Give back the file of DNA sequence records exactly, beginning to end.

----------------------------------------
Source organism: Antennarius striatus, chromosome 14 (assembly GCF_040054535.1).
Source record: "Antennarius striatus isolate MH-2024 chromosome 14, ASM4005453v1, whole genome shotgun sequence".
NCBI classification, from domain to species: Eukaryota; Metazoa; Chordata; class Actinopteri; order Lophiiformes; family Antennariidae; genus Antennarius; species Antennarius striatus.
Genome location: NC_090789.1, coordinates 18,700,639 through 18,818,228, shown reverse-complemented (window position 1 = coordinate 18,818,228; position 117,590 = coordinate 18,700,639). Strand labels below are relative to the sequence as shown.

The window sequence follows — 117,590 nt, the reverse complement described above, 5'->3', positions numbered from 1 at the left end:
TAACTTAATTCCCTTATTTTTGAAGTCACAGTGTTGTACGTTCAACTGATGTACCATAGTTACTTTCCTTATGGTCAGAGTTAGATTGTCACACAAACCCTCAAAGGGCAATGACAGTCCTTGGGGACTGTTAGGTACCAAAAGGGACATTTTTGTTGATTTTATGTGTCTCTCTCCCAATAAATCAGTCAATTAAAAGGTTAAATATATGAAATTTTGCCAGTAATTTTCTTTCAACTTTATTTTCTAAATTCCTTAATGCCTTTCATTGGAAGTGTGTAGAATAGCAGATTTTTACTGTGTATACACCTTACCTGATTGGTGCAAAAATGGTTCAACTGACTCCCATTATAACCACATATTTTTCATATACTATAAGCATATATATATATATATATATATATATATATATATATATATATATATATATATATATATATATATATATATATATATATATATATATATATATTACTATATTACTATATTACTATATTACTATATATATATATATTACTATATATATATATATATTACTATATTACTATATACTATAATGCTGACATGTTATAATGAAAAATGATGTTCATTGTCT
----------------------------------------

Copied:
Source organism: Antennarius striatus, chromosome 14 (assembly GCF_040054535.1).
Source record: "Antennarius striatus isolate MH-2024 chromosome 14, ASM4005453v1, whole genome shotgun sequence".
NCBI classification, from domain to species: Eukaryota; Metazoa; Chordata; class Actinopteri; order Lophiiformes; family Antennariidae; genus Antennarius; species Antennarius striatus.
Genome location: NC_090789.1, coordinates 18,700,639 through 18,818,228, shown reverse-complemented (window position 1 = coordinate 18,818,228; position 117,590 = coordinate 18,700,639). Strand labels below are relative to the sequence as shown.

The window sequence follows — 117,590 nt, the reverse complement described above, 5'->3', positions numbered from 1 at the left end:
TAACTTAATTCCCTTATTTTTGAAGTCACAGTGTTGTACGTTCAACTGATGTACCATAGTTACTTTCCTTATGGTCAGAGTTAGATTGTCACACAAACCCTCAAAGGGCAATGACAGTCCTTGGGGACTGTTAGGTACCAAAAGGGACATTTTTGTTGATTTTATGTGTCTCTCTCCCAATAAATCAGTCAATTAAAAGGTTAAATATATGAAATTTTGCCAGTAATTTTCTTTCAACTTTATTTTCTAAATTCCTTAATGCCTTTCATTGGAAGTGTGTAGAATAGCAGATTTTTACTGTGTATACACCTTACCTGATTGGTGCAAAAATGGTTCAACTGACTCCCATTATAACCACATATTTTTCATATACTATAAGCATATATATATATATATATATATATATATATATATATATATATATATATATATATATATATATATATATATATATATATATATATATATATATTACTATATTACTATATTACTATATTACTATATATATATATATTACTATATATATATATATATTACTATATTACTATATACTATAATGCTGACATGTTATAATGAAAAATGATGTTCATTGTCT